Newport Transporter Bridge, South Wales

This is my personal favourite of the three detailed here. There’s just something about it – it’s a work of art. It’s also the hardest to get onto – especially now with new cameras and additional anti climb paint! Still, it’s worth it.

This bridge is only known by one name as listed above, but in Welsh it’s called Pont Gludo Casnewydd. The Newport Transporter bridge is also in operation, one of two operational bridges in the UK along with Middlesborough/Tees. It was built in 1906 and opened on 12th September that same year.

The bridge has an overall span of 644.88ft (196.56m), with the total length being 774.28ft (236m). This means that it is shorter than the Tees Transporter, however it is taller. The height of the towers is 241.5ft (73.6m) making it the largest of the three in the UK, as well as the largest of the eight bridges in the world of the same design. The structure is grade I listed and is the lowest crossing on the River Usk.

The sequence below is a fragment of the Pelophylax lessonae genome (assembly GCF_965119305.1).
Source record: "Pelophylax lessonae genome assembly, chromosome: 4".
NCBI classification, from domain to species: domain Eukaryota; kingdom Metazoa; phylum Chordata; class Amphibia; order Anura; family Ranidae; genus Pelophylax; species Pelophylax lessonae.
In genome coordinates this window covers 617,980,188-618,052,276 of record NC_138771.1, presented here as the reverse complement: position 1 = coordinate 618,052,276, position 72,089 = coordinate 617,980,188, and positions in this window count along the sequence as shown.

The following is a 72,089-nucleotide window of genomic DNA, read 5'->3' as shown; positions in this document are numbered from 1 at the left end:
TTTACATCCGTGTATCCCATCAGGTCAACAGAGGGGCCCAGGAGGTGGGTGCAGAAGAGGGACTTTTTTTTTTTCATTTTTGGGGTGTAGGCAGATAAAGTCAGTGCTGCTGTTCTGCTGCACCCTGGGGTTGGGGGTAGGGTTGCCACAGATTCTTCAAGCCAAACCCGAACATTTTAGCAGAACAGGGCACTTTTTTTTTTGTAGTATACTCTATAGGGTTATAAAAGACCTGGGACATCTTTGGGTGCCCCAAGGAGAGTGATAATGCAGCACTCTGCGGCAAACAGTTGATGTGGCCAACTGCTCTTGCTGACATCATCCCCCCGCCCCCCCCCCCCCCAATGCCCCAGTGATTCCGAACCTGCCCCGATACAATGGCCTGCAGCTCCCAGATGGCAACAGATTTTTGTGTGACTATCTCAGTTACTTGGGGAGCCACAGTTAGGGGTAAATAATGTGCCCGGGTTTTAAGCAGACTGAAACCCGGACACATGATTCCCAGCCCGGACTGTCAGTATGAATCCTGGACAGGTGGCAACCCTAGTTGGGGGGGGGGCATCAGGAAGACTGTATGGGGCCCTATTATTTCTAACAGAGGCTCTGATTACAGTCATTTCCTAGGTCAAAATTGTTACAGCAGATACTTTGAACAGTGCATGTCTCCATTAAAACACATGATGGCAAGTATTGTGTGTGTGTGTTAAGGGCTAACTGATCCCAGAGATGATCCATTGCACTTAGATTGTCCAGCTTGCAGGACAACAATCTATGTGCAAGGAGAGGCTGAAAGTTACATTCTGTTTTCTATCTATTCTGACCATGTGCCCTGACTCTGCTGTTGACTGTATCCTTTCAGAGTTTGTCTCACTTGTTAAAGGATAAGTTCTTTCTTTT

It’s the oldest transporter bridge in the UK, so it’s even more impressive that it’s still operational – that’s partly why I love it so much. Between 1985 and 1995 it underwent a full refurbishment to the tune of £3m. It remained fully operational until December 2008, when it closed again to have a further refurbishment costing £1.225m, reopening in July 1010.

Newport City Council own and maintain the bridge, which includes a visitor centre on the west bank which is open at weekends.

Naturally, being Wales, it’s been either raining or wet whenever we’ve been to visit this bridge. Despite having been up it a number of times I don’t actually have any great photos from it – maybe I didn’t bother as it’s only down the road from me – who knows. Either way; big up NTB <3

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